Blogs on Brain-Based Learning

Blogs on Brain-Based LearningRSS
Terry HeickApril 3, 2013

Teachers mean well. By teachers, I mean you.

You mean well.

After all, you're here, aren't you -- looking for resources to become a better teacher or administrator? And you're in education to begin with -- that's a selfless and Sisyphean pursuit in itself. You want what's best for the future of mankind, so you decided to teach. Went to college, learned about Vygotsky and Piaget, and here you are on Edutopia, finding out what makes learners tick.

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Shawn CornallyMarch 5, 2013

The frustrations teenagers experience with school are more a case of statistics and lack of experience than that of work ethic or "attitude" problems. These statistics are not tied to socioeconomic status, weight or time spent in a seat; they're genetic and experiential. We have a bell curve of abstraction and experience, and we're only beginning to think about how to honor that.

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Dana ReineckeJanuary 24, 2013

The challenges associated with autism are costly to the affected individuals, their families, and society. Individuals with autism face difficulties in communication and socialization, as well as increased risk of behavior problems that can severely impact their ability to participate in everyday activities.

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Douglas RushkoffJanuary 4, 2013

When I was a kid, the main reason my mom limited our television time was x-rays. Back in 1968, when I was seven years old, the same age my daughter is now, a big study on radioactive emissions from cathode ray tubes had just come out, and so our new color Philco had become the enemy. My brother and I had to watch A Charlie Brown Christmas and the NY Jets win the Super Bowl from 15 feet away, in the corner of the room diagonally opposite from the set.

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Christopher PepperDecember 11, 2012

Drug addiction, pregnancy prevention, and eating disorders are all part of the curriculum in the high school health education class I teach. As attention-getting as those topics may be, I like to start the semester by focusing on a health issue that affects almost all teens in high school today: stress.

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How often do you stop to think about color? We take it for granted, but it's ubiquitous in our everyday lives, and whether you're looking at it through the lens of art, science, or philosophy, color can be evocative. Full disclosure: I'm the mother of a toddler, and we're talking about color a lot in my house right now, as my daughter learns to identify and describe the world around her.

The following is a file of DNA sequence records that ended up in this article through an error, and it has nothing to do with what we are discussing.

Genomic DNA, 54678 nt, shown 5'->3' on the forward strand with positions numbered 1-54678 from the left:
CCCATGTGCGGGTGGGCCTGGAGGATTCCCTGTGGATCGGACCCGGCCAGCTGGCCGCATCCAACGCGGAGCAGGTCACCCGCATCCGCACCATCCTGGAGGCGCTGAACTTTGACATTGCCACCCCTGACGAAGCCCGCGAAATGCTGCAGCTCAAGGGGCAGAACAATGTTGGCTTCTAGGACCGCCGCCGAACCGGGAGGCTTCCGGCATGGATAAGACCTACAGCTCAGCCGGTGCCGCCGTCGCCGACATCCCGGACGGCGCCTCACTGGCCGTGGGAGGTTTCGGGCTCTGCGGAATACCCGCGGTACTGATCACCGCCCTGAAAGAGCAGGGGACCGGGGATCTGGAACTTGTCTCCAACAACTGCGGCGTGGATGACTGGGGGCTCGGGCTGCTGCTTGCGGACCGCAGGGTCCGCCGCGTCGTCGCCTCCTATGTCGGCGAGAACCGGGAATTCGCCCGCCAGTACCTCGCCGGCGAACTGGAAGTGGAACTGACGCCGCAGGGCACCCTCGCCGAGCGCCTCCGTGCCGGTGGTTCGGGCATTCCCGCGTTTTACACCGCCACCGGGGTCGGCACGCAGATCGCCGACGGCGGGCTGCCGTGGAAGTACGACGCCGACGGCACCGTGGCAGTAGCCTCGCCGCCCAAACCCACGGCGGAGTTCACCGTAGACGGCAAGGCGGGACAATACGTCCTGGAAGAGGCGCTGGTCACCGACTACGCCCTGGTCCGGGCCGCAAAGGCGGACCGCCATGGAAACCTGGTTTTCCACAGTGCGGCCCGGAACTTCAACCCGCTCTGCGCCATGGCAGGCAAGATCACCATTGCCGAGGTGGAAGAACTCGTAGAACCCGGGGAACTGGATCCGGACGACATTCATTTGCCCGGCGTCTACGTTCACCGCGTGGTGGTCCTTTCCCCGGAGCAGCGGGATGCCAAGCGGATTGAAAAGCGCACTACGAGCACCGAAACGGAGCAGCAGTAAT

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Tony BorashNovember 6, 2012

In our brains, upwards of one hundred billion neurons form a vast network of information pathways, intersecting at nearly one hundred trillion unique synapses. To put that number into context, consider New York City and its thousands of street crossings: the estimated number of intersections in this U.S. megalopolis still represent less than one millionth of the number of a brain's neural intersections.

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Patrick WilsonOctober 26, 2012

What do you think of when you hear the word dyslexic? All too often the reflex reaction is a stream of negative associations -- "slow reader," "under performance," "extra time on exams," "difficulty spelling." While it is true that these are common symptoms in students with dyslexia, they are surmountable problems. For any educator, the key to unleashing academic success in dyslexic students lies in understanding how their brains work.

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Maurice EliasOctober 24, 2012

David Ropeik's article in New York Times about how parents resist vaccinations for their children contains essential insights and lessons for those of us who advocate for "prevention"-oriented approaches in schools, such as SEL and character education, and even service learning.

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Tony BaldasaroSeptember 10, 2012

In April, Mark Phillips wrote this article for Edutopia that highlighted the importance of recognizing the introvert in your classroom. If you haven’t had a chance to read it yet, please do.

It’s okay, I’ll wait.

Phillips most poignant point was this:

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